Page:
John F Kennedy Jr
PUBLISHED: 11:33 23 June 2011 | UPDATED: 14:04 10 October 2012
The NTSB has issued its findings on the accident, in July last year, which took the lives of John F Kennedy Jr, his wife Carolyn and her sister Lauren.
The NTSB has issued its findings on the accident, in July last year, which
took the lives of John F Kennedy Jr, his wife Carolyn and her sister Lauren. His
aircraft was a six seat Piper Saratoga, a PA 32R 301.
Kennedy, a non instrument rated pilot, obtained weather forecasts for a cross country flight, which indicated VFR conditions with clear skies and visibilities that varied between 4 to 10 miles along his intended route. He then
departed, on a dark night.
According to radar data, the plane proceeded over land at 5,500 feet. About 34 miles west of Martha's Vineyard Airport, while crossing a thirty mile stretch of water to its destination, it began a descent that varied between 400
to 800 fpm. About seven miles from the shore, the plane began a right turn. The plane stopped its descent at 2,200 feet, then climbed back to 2,600 feet and entered a left turn.
While in the left turn, the plane began another descent that reached about 900 fpm. While still in the descent, it entered a right turn. During this turn, the rate of descent and airspeed increased and eventually exceeded 4,700
fpm. It struck the water in a nose down attitude.
Airports along the coast reported visibilities between five and eight miles. Other pilots flying similar routes that night reported no visual horizon while flying over the water because of haze.
The pilot's estimated total flight experience was about 310 hours, of which 55 hours were at night. His estimated flight time in the accident plane was about 36 hours, of which about 9.4 hours were at night. About three hours of that time was without an instructor on board, and about 0.8 hours of that was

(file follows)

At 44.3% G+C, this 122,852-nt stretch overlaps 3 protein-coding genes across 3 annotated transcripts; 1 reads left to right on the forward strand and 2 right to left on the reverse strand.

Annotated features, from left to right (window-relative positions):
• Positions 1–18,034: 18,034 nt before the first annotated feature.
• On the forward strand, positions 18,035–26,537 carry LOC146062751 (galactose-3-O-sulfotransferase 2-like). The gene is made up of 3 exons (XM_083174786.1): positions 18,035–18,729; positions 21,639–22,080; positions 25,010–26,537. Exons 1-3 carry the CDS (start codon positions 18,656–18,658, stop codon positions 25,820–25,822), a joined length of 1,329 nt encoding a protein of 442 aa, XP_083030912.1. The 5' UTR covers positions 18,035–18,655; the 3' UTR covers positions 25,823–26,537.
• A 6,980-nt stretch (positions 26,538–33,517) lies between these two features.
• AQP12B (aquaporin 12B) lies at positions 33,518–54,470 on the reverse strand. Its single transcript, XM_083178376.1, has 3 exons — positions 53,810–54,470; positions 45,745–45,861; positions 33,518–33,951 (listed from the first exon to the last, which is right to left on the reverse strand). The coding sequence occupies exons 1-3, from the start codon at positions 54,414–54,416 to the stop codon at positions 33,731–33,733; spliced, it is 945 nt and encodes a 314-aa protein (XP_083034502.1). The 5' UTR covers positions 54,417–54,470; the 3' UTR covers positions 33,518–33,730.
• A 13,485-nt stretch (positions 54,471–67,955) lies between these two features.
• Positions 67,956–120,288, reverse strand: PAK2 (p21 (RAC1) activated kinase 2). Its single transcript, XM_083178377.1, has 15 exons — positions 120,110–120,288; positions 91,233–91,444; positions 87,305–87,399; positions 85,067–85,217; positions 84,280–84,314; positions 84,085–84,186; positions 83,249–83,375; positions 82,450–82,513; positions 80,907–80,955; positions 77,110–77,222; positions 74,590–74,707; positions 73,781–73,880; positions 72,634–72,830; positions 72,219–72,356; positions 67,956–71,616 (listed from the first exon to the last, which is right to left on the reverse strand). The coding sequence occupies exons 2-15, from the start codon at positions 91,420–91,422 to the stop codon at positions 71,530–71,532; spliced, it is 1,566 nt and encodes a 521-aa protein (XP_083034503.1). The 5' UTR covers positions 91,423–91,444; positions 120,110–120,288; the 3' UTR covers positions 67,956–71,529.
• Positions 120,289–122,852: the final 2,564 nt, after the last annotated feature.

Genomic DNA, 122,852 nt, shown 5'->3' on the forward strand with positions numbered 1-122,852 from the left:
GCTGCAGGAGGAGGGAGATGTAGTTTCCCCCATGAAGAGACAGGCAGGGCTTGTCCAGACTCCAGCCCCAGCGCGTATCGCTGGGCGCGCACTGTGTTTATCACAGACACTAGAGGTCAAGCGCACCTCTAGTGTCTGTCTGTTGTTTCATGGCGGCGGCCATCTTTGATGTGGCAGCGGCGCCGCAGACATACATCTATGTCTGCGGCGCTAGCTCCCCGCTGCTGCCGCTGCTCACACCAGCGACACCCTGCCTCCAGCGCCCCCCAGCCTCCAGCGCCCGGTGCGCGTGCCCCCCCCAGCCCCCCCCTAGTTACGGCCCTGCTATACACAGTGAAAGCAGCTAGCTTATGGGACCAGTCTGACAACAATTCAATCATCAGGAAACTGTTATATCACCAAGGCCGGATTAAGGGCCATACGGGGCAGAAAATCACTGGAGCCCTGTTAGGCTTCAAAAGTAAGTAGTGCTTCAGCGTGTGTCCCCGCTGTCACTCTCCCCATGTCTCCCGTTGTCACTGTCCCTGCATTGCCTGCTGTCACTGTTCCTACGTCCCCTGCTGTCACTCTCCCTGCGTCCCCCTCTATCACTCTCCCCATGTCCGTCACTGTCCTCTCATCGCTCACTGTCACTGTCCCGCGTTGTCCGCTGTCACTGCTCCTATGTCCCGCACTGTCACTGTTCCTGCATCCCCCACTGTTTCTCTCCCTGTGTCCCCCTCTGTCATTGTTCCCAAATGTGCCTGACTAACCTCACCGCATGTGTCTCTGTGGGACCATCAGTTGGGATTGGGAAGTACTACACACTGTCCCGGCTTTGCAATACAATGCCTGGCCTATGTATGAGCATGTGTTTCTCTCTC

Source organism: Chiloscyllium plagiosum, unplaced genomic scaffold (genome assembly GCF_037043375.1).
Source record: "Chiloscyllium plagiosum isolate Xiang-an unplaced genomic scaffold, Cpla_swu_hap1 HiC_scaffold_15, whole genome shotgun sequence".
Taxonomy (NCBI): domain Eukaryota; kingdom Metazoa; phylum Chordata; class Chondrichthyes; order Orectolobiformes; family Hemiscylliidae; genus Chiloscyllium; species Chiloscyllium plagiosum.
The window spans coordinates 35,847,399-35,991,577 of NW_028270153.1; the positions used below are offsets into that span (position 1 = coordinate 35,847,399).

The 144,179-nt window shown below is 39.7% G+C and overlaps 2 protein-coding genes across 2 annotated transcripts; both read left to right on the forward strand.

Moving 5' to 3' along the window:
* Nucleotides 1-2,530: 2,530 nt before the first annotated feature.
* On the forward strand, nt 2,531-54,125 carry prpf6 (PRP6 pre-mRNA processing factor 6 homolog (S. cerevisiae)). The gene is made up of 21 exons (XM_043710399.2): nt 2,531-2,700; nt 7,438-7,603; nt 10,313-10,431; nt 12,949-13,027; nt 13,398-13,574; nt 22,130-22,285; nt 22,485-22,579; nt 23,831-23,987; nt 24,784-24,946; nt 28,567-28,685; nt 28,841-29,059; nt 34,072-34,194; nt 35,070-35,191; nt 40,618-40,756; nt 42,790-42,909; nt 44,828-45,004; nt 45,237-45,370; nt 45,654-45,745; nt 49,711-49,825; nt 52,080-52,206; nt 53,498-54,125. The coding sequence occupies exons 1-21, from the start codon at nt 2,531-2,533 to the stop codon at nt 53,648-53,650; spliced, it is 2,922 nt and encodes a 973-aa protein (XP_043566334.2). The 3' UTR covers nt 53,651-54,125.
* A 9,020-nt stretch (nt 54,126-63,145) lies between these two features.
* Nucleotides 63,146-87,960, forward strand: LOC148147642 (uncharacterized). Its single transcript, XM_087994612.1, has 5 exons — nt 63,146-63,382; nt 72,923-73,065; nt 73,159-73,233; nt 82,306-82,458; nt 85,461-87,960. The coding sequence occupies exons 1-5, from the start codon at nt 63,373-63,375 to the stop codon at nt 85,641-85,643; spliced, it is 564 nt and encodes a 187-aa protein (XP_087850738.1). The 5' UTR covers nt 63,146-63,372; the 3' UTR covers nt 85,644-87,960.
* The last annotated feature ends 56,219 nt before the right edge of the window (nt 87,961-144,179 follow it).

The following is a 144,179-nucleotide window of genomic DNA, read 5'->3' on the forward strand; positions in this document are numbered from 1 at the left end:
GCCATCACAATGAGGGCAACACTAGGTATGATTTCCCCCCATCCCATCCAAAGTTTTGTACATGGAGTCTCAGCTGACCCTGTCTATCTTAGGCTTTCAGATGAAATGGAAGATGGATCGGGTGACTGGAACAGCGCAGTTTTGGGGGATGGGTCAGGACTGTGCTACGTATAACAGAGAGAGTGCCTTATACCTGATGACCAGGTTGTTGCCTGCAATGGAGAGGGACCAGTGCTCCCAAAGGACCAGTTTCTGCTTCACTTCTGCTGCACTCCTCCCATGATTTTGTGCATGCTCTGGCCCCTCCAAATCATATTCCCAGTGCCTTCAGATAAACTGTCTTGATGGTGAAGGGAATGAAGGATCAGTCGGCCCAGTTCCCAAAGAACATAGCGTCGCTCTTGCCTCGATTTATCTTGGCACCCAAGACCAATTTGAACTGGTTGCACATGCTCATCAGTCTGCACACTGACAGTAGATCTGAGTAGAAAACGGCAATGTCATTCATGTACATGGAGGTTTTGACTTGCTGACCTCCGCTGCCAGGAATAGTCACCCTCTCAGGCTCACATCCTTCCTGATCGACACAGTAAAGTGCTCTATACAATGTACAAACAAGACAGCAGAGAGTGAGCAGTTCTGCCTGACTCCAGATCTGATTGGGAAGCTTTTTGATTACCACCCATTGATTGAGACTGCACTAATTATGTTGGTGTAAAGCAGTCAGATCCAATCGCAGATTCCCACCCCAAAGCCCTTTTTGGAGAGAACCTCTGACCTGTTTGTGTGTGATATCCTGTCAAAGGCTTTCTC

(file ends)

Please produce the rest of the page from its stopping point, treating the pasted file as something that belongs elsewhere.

flown at night and included a night landing.
In the fifteen months before the accident, the pilot had flown either to or from the destination area about 35 times. The pilot flew at least seventeen of these flight legs without an instructor, including five at night.
Within 100 days before the accident, the pilot had completed about fifty per cent of a formal instrument training course.
An FAA Advisory Circular (61 27C) Instrument Flying: Coping with Illusions in Flight, states that illusions or false impressions occur when
information provided by sensory organs is misinterpreted or inadequate and that many illusions in flight could be caused by complex motions and certain visual scenes encountered under adverse weather conditions and at night. The AC also states that some illusions might lead to spatial disorientation or the inability
to determine accurately the attitude or motion of the aircraft in relation to the earth's surface. The AC further states that spatial disorientation, as a result of continued VFR flight into adverse weather conditions, is regularly near the top of the cause/factor list in annual statistics on fatal aircraft accidents.
According to AC 60 4A, Pilot's Spatial Disorientation, tests conducted with qualified instrument pilots indicated that it can take as long as 35 seconds to establish full control by instruments after a loss of visual reference of the earth's surface.
AC 60 4A also states that surface references and the natural horizon may become obscured even though visibility may be above VFR minimums and that an inability to perceive the natural horizon or surface references is common during
flights over water, at night, in sparsely populated areas, and in low-visibility
Examination of the airframe, systems, avionics, and engine did not reveal any evidence of a pre impact mechanical malfunction. The probable cause was the pilot's failure to maintain control of the plane during a descent over water at night, which was a result of spatial disorientation. Factors in the
accident were haze, and the dark night.